- Understand inconsistencies within your
Stress Management from Mind Tools
We have already
looked at a simple form of the Job Analysis
tool that focused on understanding how to
do a well-designed job
Version 2 (this version) of the Job Analysis
tool looks at jobs that have not been so
well designed. These jobs may have been
created with little thought, may have evolved
in a chaotic manner, or may be incorrectly
structured after strategic changes within
the organization. "Job Analysis (2)"
gives an expanded framework with which you
can challenge the job and identify the inconsistencies
that may lie within it.
This is important, because by understanding
and aligning the priorities in your job,
you can focus on the important activities
and minimize effort on other activities
as far as possible. This helps you get the
greatest return from the work you do, while
keeping your workload under control.
Job Analysis is a useful technique for
getting to grips with the reality of what
is important, so that you are able to perform
excellently. It helps you to cut through
waffle and inaccuracy to get to the heart
of the job.
This is particularly important in a job
that is not consistently structured: It
is extremely frustrating to have worked
hard at what you thought was important,
only to find that your work is being assessed
on different criteria. It can also be intensely
stressful to be pulled in different directions
by inconsistent or conflicting demands.
Using the Tool:
To conduct a full job analysis, go through
the following steps:
- Review the formal documentation
on the job:
- Look at the most recent job description
that exists. Identify the key objectives
within the job description and the
priorities identified within it.
- Look at the forms for any periodic
performance reviews. These should
show precisely the behaviors that
will be rewarded, as well as those
that will be punished.
- Find out what training is available
for the role. Ensure that you attend
appropriate training so that you know
as much as possible about your role,
and any expectations of you in this
- Look at any incentive schemes to
see the factors that these are geared
- If any of these are not available,
write down what you believe the roles,
responsibilities, objectives and performance
criteria to be. You should then work
through these with your boss.
- Understand the Organization’s
Your job will exist for a reason, and
this will be determined by the strategy
of the organizational unit you work for.
This is often expressed in a mission statement.
In some way, what you do should help the
organization achieve its mission (if it
does not, you have to ask yourself how
secure the job is!)
Look at the way in which your objectives
contribute towards the mission. These
should be major objectives of your job.
If they are not, make a note of this.
- Understand the Organizational
Similarly, every organization has its
own culture – its own, historically
developed values, rights and wrongs,
and things that it considers to be important.
If you are new to an organization, talk
through with established, respected
members of staff to understand these
Ask yourself which objectives fit with
these values. Do they reinforce the
company’s culture, or do they
go against it? Looked at through the
lens of culture, will the company value
what you do?
Check that your priorities are consistent
with the company culture. Make an appropriate
note if they are not.
- Find out who the top achievers
are, and understand why they are successful:
Inside or outside the organization, there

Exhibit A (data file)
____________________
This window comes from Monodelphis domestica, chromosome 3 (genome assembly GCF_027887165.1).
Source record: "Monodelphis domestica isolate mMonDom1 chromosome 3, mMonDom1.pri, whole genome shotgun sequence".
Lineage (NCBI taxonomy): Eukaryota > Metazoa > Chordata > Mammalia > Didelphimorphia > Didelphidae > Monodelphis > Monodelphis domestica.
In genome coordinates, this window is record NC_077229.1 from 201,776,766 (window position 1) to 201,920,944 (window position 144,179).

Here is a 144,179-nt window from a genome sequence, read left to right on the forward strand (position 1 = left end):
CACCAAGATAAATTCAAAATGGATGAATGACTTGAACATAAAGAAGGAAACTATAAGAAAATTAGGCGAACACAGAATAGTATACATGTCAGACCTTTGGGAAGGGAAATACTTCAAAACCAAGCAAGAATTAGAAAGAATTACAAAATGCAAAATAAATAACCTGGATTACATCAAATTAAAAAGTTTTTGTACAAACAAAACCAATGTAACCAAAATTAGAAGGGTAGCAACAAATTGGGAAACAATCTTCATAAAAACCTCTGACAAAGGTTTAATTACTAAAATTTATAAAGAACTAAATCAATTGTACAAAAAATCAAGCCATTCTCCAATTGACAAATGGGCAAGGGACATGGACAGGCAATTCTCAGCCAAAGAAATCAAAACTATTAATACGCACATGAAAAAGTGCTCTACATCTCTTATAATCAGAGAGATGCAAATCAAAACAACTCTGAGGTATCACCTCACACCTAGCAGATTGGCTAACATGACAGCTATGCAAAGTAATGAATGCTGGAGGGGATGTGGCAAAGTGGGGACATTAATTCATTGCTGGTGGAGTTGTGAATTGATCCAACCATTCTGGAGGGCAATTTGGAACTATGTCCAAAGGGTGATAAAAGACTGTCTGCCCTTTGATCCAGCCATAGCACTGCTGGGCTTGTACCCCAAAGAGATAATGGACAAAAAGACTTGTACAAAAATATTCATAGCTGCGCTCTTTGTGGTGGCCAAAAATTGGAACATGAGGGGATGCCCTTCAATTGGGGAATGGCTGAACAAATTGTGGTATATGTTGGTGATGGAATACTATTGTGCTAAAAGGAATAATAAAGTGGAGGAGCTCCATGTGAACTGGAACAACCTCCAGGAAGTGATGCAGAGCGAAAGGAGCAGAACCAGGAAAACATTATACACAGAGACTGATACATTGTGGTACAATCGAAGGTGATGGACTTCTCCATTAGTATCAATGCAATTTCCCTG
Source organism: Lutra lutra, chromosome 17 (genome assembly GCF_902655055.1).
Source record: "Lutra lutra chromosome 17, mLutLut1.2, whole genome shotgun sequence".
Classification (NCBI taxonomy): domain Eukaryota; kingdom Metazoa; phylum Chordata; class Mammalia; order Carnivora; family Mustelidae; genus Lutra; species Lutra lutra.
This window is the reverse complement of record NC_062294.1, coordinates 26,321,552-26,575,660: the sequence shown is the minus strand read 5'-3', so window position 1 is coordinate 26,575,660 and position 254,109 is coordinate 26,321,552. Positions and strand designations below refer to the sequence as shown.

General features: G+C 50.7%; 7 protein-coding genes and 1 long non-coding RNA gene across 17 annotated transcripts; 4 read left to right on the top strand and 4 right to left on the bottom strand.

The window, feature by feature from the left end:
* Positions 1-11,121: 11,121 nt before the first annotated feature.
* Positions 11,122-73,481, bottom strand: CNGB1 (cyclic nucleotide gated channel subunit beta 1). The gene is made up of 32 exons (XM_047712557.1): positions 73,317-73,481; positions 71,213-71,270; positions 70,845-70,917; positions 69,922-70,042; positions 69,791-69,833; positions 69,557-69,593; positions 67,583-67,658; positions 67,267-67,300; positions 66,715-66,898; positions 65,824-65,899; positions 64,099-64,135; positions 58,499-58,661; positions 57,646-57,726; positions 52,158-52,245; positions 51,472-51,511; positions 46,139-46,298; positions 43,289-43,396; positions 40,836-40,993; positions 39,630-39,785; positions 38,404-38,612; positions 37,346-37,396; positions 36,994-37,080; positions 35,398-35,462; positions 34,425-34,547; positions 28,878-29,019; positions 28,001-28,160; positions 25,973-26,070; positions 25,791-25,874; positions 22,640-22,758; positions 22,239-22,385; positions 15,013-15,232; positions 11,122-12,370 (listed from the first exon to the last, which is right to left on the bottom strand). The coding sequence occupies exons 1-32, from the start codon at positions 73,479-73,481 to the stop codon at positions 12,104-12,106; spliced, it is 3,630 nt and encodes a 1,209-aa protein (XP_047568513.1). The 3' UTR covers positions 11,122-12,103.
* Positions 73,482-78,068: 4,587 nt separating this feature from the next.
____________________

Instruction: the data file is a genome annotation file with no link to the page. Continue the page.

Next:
may be people in a similar role to you
who are seen as highly successful. Find
out how they work, and what they do to
generate this success. Look at what they
do and learn from them. Understand what
skills make them successful, and learn
- Understand where your career
could go from here:
If you find, as you work through this,
that little thought has been put into
the design of your job, chances are that
career progression from this position
has not been considered.
While we look at managing your own
career progression in the next
article, you need to ensure that
you are sensibly placed for a next career
move. If this is not obvious, then this
should be a matter of serious concern.
Make a note of this, and ensure that
it is clarified.
Check that you have the people
and resources to do the job:
The next step is to check that you have
the staff support, resources and training
that you think are needed to do the
job well. If you do not, make a note
of this, as well.
- Confirm priorities with your
By this stage, you should have a thorough
understanding of what your job entails,
and what your key objectives are.
You should also have a good idea of any
lack of clarity in objectives or lack
of resource, or of discrepancies and inconsistencies
between what you believe your job to be,
and the realities of the situation. These
have the potential to undermine you in
This is the time to talk the job through
with your boss, and confirm that you share
an understanding of what constitutes good
performance in the role. Also, talk through
the inconsistencies in the job. Make sure
that you resolve these in a satisfactory
way. If you do not, these inconsistencies
may undermine your position in the future
This second form of Job Analysis is a seven-step
- Understanding your job and how to achieve
peak performance in it;
- Ensuring that your job is consistent
with corporate strategy and corporate
- Ensuring that you have agreed with
your boss the areas you should concentrate
on when time gets tight, and the areas
that can be de-emphasized; and
- Ensuring that you have the resources,
training and staff needed to do a good
By using the Job Analysis tool, you should
flush out any major issues or hidden problems
with your current job. You should also understand
exactly how to do your job excellently.
article helps you take charge of your